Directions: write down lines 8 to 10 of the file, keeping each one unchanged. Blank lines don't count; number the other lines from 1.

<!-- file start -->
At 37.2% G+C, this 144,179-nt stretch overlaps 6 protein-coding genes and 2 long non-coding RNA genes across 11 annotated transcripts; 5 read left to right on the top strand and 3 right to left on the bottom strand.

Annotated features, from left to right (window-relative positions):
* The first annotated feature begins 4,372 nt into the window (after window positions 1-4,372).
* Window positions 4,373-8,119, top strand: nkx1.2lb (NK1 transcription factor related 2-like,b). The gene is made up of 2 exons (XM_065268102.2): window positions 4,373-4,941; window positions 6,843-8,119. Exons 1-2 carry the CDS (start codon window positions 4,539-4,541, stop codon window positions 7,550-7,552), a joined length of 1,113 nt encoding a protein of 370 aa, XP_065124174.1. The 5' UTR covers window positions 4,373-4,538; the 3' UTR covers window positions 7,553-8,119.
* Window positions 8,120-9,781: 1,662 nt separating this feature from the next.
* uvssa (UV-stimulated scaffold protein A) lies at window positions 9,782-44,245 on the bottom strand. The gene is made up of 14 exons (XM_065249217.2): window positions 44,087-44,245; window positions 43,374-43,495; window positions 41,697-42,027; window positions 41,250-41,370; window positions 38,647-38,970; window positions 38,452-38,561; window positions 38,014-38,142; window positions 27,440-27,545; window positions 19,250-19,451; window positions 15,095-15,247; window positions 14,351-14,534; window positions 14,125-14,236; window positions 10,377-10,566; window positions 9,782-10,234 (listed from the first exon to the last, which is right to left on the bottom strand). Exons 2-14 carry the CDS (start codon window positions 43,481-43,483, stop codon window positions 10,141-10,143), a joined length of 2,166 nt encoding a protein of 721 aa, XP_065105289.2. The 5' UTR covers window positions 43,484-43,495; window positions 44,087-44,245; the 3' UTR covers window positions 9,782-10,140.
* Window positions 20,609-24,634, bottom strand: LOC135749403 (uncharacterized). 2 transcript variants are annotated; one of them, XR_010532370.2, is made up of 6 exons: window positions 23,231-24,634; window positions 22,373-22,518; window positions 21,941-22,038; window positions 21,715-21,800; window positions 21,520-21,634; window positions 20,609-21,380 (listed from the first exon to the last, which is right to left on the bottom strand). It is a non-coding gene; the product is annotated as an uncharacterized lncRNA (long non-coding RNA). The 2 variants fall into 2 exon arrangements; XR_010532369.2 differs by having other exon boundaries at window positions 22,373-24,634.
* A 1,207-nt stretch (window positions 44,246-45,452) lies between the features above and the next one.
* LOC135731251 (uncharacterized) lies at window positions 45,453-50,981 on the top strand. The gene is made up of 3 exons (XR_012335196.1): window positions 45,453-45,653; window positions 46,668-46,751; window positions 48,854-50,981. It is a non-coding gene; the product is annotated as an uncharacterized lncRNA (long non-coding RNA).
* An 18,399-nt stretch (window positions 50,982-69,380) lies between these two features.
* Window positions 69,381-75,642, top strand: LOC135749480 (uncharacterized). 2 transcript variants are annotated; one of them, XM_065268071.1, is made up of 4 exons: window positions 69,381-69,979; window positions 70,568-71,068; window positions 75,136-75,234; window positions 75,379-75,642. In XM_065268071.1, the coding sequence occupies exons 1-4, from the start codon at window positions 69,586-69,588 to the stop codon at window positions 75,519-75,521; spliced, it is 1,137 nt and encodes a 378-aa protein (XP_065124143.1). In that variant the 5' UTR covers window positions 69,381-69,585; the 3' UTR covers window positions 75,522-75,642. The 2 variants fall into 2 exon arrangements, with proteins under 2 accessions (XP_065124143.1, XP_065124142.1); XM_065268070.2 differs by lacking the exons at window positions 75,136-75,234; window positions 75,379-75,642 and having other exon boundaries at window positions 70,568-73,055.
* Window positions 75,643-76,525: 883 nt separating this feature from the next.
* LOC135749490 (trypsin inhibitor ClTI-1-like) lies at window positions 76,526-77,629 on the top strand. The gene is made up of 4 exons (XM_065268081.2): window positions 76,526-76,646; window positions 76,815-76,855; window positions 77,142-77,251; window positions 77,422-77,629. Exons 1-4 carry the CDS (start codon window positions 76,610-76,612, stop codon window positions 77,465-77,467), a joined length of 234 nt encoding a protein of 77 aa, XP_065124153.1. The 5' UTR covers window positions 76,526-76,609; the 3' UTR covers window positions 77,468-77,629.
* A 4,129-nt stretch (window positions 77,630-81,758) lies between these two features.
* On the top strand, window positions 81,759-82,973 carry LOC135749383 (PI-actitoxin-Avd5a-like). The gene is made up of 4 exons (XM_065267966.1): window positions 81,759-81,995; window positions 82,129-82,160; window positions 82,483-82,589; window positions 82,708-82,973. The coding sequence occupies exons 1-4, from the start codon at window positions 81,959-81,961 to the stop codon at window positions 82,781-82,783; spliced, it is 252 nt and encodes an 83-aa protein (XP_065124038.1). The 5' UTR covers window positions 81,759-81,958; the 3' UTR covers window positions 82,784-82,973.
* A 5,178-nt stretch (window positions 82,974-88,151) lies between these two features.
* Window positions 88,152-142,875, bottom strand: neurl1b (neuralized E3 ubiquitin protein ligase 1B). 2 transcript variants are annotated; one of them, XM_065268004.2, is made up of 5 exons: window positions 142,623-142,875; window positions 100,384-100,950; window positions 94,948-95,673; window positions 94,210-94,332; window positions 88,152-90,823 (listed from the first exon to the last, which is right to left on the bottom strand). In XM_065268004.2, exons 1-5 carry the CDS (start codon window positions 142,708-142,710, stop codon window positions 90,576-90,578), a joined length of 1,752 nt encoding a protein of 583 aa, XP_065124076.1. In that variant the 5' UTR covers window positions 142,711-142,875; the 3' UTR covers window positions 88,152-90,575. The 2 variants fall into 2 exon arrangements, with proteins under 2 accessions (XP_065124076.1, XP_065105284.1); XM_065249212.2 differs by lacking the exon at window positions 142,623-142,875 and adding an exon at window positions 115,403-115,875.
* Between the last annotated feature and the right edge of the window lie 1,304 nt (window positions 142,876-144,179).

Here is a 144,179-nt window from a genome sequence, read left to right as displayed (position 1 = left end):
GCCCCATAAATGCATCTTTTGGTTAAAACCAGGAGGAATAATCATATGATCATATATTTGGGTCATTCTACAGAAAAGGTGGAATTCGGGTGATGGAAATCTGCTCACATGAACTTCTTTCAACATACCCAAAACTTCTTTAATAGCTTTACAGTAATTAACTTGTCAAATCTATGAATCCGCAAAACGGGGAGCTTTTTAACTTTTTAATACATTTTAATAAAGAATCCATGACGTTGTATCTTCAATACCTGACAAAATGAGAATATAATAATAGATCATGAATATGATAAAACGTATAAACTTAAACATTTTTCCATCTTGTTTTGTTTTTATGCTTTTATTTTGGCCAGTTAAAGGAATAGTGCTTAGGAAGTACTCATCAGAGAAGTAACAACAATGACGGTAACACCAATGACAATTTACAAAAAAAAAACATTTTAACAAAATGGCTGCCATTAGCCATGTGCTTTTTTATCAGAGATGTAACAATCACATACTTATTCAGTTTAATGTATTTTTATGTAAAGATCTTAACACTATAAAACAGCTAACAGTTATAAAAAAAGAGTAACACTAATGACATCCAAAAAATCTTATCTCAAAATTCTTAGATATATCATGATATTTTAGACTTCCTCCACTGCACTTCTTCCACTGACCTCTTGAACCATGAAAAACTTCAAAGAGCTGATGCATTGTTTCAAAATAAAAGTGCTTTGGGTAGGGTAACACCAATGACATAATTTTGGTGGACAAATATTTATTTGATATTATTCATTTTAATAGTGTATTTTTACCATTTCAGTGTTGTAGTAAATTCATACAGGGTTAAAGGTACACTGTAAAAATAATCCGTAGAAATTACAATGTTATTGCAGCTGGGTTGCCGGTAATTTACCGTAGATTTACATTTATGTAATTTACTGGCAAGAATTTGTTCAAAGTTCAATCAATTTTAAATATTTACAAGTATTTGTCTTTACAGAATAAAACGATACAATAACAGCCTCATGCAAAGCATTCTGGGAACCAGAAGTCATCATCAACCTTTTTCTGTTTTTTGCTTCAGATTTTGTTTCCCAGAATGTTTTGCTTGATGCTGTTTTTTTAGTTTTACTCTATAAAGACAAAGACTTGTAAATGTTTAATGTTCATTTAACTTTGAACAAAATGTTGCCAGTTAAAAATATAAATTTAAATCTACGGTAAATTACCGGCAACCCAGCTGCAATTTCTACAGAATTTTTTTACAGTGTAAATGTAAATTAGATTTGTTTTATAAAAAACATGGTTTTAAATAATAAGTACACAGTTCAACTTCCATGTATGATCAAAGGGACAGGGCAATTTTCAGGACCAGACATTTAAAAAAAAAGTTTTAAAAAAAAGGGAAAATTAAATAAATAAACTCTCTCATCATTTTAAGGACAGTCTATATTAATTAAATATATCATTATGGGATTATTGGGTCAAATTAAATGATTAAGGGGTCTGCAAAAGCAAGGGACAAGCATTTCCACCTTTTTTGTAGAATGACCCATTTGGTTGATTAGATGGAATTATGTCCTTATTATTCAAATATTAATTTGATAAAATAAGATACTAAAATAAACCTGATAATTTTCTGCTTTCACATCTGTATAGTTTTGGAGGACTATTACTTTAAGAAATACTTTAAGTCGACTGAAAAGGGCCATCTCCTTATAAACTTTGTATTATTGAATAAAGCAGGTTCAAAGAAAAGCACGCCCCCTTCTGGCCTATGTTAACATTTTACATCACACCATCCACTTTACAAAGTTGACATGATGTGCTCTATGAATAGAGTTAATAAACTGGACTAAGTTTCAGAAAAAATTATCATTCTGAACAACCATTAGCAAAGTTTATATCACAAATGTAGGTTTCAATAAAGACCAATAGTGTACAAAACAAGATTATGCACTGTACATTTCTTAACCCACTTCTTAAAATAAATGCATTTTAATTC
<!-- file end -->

* A 1,207-nt stretch (window positions 44,246-45,452) lies between the features above and the next one.
* LOC135731251 (uncharacterized) lies at window positions 45,453-50,981 on the top strand. The gene is made up of 3 exons (XR_012335196.1): window positions 45,453-45,653; window positions 46,668-46,751; window positions 48,854-50,981. It is a non-coding gene; the product is annotated as an uncharacterized lncRNA (long non-coding RNA).
* An 18,399-nt stretch (window positions 50,982-69,380) lies between these two features.